How Do I Pay For It? Part 1

Written by Kathleen Heck on June 23, 2015

thumbnailChoosing a Home Mortgage

 

You’ve decided to buy a house! Congratulations! Your next decision, which you should have already considered in depth, is how to pay for it.

Ideally, you’ve just won the lottery! Or you recently inherited mucho money. Perhaps you are an incredible saver and have stockpiled funds for several years. It’s possible you’re over 59 and a half and have oodles of cash and no worries about paying the income tax on funds from your retirement account. Maybe you are uber talented and got a sign-on bonus for your dream job at a generous, thriving company and that is plenty to buy 123 Elm Street!

But, probably not … I am such a dreamer!

Most people need to obtain mortgage financing to purchase a home. So let’s discuss some of the options available to you.

Vanilla Thirty

The thirty year fixed rate conventional conforming loan is still the most popular home loan. According to US News, “It accounted for 85 percent of the home-purchase loan market in 2012, according to Freddie Mac, and 90 percent in the first half of 2013.” Thirty year fixed rate loans are simple – everyone knows that, right? Here is the formula used to compute your payments on a $50,000 mortgage loan, at 5 percent interest, for 30 years, making 12 payments a year (one a month):  Monthly Payments = L[c(1 + c)^n]/[(1 + c)^n - 1], where L stands for "loan," C stands for "per payment interest," and N is the "payment number." Monthly Payments = 50,000 [0.004 (1+0.004)^360]/[ (1 + 0.004)^360 - 1] Monthly Payments = $268.41 Woo Hoo! Easy peasy!

Fortunately, you don’t need a PhD in math to compute your monthly home loan payments. Your mortgage loan officer will do that do you or you can use any number of internet sites which provide a “mortgage calculator”. Here’s one called – what?!? – Mortgage Calculator!

A 30 year fixed rate mortgage will not change over the life of the loan; it is predictable, so you will experience no surprises, hence the common nickname – the ‘vanilla’ loan. However, if you include payment of your taxes and home owners insurance with the mortgage payment, those can (and, sadly, often do) rise over the life of your loan and either event will raise your monthly payment based on the increase of either or both.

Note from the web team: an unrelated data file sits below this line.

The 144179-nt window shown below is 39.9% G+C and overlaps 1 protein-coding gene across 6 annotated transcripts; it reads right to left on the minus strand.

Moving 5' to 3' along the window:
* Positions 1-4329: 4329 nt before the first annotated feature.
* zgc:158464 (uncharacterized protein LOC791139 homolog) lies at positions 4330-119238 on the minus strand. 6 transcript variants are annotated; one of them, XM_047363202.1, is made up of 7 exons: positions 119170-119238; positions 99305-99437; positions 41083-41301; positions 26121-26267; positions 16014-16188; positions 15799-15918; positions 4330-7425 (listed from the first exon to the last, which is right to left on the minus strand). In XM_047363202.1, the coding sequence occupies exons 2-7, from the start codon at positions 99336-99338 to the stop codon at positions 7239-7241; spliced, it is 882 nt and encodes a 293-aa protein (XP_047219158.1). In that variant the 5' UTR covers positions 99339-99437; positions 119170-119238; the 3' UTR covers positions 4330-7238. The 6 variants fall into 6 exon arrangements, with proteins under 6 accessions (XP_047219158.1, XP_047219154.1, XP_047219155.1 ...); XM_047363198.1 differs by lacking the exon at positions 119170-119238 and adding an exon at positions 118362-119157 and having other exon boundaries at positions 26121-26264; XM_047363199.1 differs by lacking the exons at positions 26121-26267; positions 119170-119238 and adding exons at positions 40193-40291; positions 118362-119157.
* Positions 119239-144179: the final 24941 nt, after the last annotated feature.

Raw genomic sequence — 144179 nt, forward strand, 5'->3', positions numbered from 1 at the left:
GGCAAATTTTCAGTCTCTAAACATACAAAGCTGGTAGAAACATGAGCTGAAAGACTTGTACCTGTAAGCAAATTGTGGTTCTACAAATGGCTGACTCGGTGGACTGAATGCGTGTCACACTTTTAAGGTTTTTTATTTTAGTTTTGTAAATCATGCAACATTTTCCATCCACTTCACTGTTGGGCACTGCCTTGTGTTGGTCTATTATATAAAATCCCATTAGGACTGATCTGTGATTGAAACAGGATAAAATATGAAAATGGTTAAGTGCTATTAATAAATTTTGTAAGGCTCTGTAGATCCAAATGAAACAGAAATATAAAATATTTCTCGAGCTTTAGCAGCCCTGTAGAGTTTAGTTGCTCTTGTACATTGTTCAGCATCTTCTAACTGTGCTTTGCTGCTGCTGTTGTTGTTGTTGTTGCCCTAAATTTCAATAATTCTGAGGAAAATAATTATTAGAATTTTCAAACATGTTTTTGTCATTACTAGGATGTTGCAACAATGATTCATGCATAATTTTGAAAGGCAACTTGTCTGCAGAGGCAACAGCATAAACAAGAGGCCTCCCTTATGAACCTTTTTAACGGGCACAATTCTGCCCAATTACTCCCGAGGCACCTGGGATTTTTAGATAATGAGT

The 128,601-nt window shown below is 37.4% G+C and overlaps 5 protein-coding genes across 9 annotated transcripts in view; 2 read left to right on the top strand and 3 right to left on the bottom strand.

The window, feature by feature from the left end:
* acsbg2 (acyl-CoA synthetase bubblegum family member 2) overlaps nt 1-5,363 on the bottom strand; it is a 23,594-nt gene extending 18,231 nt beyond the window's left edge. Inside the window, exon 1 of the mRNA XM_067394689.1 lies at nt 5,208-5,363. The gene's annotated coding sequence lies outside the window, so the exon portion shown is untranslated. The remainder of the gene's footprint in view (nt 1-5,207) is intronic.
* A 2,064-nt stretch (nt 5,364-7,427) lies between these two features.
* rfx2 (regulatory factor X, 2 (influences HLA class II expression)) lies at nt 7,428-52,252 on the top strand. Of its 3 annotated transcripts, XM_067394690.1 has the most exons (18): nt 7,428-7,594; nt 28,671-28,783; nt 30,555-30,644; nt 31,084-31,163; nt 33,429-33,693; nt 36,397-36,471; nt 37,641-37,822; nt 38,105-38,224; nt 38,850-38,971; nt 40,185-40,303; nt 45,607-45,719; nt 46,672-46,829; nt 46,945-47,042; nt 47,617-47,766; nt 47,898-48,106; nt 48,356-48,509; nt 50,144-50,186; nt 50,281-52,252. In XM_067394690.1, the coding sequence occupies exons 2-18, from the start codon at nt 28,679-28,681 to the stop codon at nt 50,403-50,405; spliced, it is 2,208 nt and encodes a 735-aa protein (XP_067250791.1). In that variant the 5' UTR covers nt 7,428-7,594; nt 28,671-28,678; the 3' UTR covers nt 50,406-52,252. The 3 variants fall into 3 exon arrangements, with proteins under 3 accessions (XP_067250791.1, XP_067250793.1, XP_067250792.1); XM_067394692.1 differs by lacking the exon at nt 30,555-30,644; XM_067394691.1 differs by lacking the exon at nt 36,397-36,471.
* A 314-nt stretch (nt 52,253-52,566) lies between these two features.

If you pay your taxes and insurance with your monthly mortgage payment, the company which holds your mortgage will keep an escrow account. That’s means that while you pay them monthly, they typically pay your taxes (as required by law and your location) quarterly or semi –annually, etc.  Lenders are typically allowed to maintain a cushion equal to one-sixth of the total amount of items paid out on a yearly basis. In other words, to ensure that lenders will have sufficient funds to timely pay the real estate taxes (and/or the insurance), the law allows them to maintain a cushion of two months per year.

We currently have a mortgage being serviced by the world’s worst company. In the past 5 years, we have had to pay additional funds to escrow (because our taxes and/or insurance allegedly went “up”) so our lender could maintain its 2 month cushion. OR we’ve (three times) gotten a check because they “accidentally” took too much as an escrow cushion. A few months ago, we got a letter stating our mortgage company needed a check for $1200 (or our monthly payment would rise accordingly) ON THE SAME DAY we received a check FROM them for $1500! All righty then.  As I’m fairly sure the owners of our mortgage company will not be in business much longer, you probably will not have these issues.

Also of note about a thirty year fixed rate loan, most Americans tend to move or refinance every 5 to 10 years. So you may be paying more for a fixed rate mortgage than you could be paying if you opted for an adjustable rate loan or a loan with a shorter tem (like a 15 year fixed). The longer the term of your home loan, the more interest you will pay. But the shorter the term of your loan, the higher the monthly payment may be, even though the interest rate is lower.

For example, if the current rate for a thirty year fixed rate loan is 4.25% with zero points (these will be covered in the Part II), then a 15 year fixed may be 3.375%. But monthly principal and interest payments on a $100,000 loan at that rate for 30 years -- with zero points and no MI, more on that later, too – is $492. The payment on the 15 year loan is $709, but you will be paying off principal more quickly and less interest overall, of course. You can use a mortgage amortization calculation to tell you just how much interest you will pay over the life of any loan. The ‘pro’ of this is that mortgage interest is (still, for today) a tax deduction! The ‘con’ of this is, err, the total amount of your payments while you pay off the loan – lots ‘o money. Little known fact – if you personally opt to make additional payments to principal each month (above and beyond what your payment requires), you will pay off your home loan much more quickly and pay significantly less interest over the remaining life of the loan.

These self-chosen options are not to be confused with a “Bi-Weekly” mortgage. If you opt for one of those, you make payments toward the principal and interest every two weeks instead of once monthly. These payments are exactly half of what you are required to pay for the month. Some people prefer this arrangement based on how they receive income and budget their funds. But be aware that paying twice a month is not an option when a Bi-Weekly loan is chosen; it is required. The key difference between a biweekly mortgage payment plan and a traditional mortgage payment plan is that instead of making 12 full payments each year, you make 26 half payments--the equivalent of 13 full payments-- each year. On biweekly mortgage payment plans, some months will, therefore, require 3 payments, or 1 and one half traditional payments, because they are due every two weeks. If you get paid every two weeks, this may be no problem. But if you get paid once or twice a month, it may require some “juggling” and budgeting finesse to easily accommodate this. And if you’re finically savvy and successfully “juggling” already, you may want to consider an ARM loan or at least something a tad bit ‘tastier’ than vanilla.